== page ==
• On the global average, the surface air temperature of the Earth has increased by about 1.0 ± 0.4°F (0.6 ± 0.2°C) since the late 19th century.
  • The decade of the 1990s was very likely the warmest decade in the instrumental record, which dates back to 1861.
  • On average, between 1950 and 1993, nighttime daily minimum air temperatures over land increased by about 0.2°C per decade. This has lengthened the freeze-free season in many mid- and high latitude regions.
  • It is very likely that precipitation has increased by 0.5 to 1.0% per decade in the 20th century over most mid- and high latitudes of the Northern Hemisphere continents, and it is likely that rainfall has increased by 0.2 to 0.3% per decade over the tropical land areas. It is also likely that rainfall has decreased over much of the Northern Hemisphere subtropical (10°N to 30°N) lands areas during the 20th century by about 0.3% per decade. No comparable changes have been observed over the Southern Hemisphere land areas.
  • Global sea level has risen by between 4 and 8 inches (0.1 and 0.2 meters) over the past 100 years, and much of the increase is thought to be related to the rising global average temperature.

Much climate research has focused on determining whether the human-caused increase in greenhouse gases is the cause of the observed changes in the last century's climate. As noted in the most recent climate change report of the IPCC (2001):

There is new and stronger evidence that most of the warming observed over the last 50 years is attributable to human activities.

The 2001 NRC report noted that:

The changes observed over the last several decades are likely mostly due to human activities, but we cannot rule out that some significant part of these changes is also a reflection of natural variability.

These statements reflect the progress made in the recent decade in reducing the uncertainties associated with quantifying the factors that influence climate, along with the difficulties in distinguishing between human-induced climate change and natural variability. Underlying recent progress are: a longer and more closely scrutinized temperature record; improved model estimates of climate variability; reconstructions of climate data for the past 1,000 years; new estimates of the climate response to natural and human-caused forcing; improved understanding of the driving forces of the global climate, in both the tropics and the polar regions; and new techniques for the detection of change and the attribution of change to causal factors.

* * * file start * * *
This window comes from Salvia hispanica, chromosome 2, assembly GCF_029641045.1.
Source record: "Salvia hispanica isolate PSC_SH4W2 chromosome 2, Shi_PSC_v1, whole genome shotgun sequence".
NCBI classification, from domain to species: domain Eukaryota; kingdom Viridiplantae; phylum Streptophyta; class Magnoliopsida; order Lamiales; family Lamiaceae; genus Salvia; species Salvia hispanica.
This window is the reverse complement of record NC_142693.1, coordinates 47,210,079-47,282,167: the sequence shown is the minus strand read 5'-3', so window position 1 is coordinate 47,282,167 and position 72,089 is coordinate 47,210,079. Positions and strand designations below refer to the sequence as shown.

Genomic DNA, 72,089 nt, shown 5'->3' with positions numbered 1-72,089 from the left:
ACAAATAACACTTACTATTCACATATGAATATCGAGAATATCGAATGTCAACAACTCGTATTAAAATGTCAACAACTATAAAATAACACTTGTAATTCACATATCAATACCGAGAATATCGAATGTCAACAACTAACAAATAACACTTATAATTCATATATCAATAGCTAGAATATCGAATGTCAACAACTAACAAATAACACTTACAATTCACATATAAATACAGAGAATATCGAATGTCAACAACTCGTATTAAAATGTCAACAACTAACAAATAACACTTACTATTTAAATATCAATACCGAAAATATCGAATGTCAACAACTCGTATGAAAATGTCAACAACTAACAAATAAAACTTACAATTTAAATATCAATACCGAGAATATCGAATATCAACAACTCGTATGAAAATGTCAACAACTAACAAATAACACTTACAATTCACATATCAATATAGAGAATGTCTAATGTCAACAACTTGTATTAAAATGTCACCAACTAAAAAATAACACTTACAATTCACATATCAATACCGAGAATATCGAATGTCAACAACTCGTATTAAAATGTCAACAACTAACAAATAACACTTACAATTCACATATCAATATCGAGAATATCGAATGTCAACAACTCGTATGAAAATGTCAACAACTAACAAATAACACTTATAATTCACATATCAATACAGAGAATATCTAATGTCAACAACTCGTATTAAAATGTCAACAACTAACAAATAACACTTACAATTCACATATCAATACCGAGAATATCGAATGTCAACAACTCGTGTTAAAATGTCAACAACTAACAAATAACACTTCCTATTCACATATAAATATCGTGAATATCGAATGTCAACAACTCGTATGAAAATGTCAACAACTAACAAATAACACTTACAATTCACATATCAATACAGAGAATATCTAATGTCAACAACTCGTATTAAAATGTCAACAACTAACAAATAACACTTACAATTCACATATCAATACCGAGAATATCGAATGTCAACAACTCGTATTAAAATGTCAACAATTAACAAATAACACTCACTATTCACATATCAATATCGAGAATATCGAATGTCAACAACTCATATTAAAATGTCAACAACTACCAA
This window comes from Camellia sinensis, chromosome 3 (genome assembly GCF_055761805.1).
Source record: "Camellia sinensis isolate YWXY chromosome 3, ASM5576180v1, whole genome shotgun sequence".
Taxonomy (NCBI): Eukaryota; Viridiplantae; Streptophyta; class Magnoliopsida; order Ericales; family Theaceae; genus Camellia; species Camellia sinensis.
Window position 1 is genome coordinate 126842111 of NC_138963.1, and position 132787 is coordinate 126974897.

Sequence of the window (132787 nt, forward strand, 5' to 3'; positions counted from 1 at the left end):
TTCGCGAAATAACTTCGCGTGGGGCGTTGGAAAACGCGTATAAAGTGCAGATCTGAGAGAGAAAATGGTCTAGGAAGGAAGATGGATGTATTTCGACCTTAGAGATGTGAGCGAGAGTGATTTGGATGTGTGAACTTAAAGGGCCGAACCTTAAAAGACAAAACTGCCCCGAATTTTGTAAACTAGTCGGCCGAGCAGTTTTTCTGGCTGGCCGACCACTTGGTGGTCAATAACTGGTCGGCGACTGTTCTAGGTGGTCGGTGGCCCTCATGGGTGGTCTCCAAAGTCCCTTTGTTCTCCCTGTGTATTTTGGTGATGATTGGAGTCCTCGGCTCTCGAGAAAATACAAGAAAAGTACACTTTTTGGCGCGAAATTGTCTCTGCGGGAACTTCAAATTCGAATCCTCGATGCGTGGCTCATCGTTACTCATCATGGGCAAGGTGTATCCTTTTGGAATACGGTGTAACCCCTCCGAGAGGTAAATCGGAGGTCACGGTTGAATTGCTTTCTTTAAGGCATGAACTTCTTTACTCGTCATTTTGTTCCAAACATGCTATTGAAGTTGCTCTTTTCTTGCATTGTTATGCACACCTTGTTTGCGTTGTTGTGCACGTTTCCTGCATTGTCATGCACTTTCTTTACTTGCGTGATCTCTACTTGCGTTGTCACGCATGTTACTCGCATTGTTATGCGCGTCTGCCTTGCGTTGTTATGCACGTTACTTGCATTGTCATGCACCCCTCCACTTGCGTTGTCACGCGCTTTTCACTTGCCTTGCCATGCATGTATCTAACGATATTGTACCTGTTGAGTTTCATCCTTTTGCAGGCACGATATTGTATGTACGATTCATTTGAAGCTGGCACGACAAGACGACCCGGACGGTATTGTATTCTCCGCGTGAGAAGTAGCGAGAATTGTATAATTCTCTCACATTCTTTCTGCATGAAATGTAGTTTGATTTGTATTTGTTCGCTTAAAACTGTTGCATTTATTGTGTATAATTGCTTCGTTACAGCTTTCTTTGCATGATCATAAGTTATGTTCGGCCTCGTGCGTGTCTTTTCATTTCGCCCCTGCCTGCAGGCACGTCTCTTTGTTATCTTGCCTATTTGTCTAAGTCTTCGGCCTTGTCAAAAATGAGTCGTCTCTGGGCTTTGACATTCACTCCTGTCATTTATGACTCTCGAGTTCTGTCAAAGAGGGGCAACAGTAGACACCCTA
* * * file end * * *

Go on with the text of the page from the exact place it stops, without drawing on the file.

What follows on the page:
Graph of selected observations shows an El Nino warm phase.

An index of six observed variables over the tropical Pacific is used to monitor the coupled ocean-atmosphere phenomenon known as the El Niño-Southern Oscillation (ENSO). (larger image)


Data graphs show variations in temperatures measured from thermometers over the past 140 years; and thermometers, tree rings, corals, ice cores and historical data over the last millennium. Both graphs show a rise in temperatures over the past 140 years.

Long records of past changes in greenhouse gases show the effects of large and increasing growth in anthropogenic emissions during the Industrial Era (~1750-present). (larger image)


Data graphs show s show a rise in emissions of carbon dioxide, methane and nitrous oxide during the Industrial Era.

Variations of the Earth's surface temperature over the last 140 years and the last millenium. (larger image)


A huge dust stom moves across the prairie.

The Dust Bowl of the 1930s is an example of climate variability that is not easily explainable.

NOAA Research programs that study Climate Variability and Change

checkmarkClimate Program Office
Sponsorship of scientific research aimed at understanding climate variability and change and its predictability over a continuum of timescales from seasonal to decadal and beyond.

checkmarkEarth System Research Laboratory (ESRL)
Within ESRL, areas of research and climate variability and change include:

checkmarkAir Resources Laboratory
Studies of diurnal to multi-decadal variations in the global climate system, with a focus on analysis of observational data; measurement of the surface radiation budget over the United States.

checkmarkAtlantic Oceanographic and Meteorological Laboratory
Predict and Assess Decadal to Centennial Change

checkmarkGeophysical Fluid Dynamics Laboratory
Development of earth system models for the production of timely and reliable knowledge and assessments on natural climate variability and anthropogenic changes.

checkmarkPacific Marine Environmental Laboratory
Ocean observations in support of long-term monitoring and prediction of the ocean environment on time scales from hours to decades, to define the forcing functions and the processes driving ocean circulation and the global climate system.

checkmarkJoint Research Institutes
Research relevant to understanding the Earth's oceans, the Great Lakes, inland waters, Arctic regions, solar terrestrial environment, intermountain west and the atmosphere.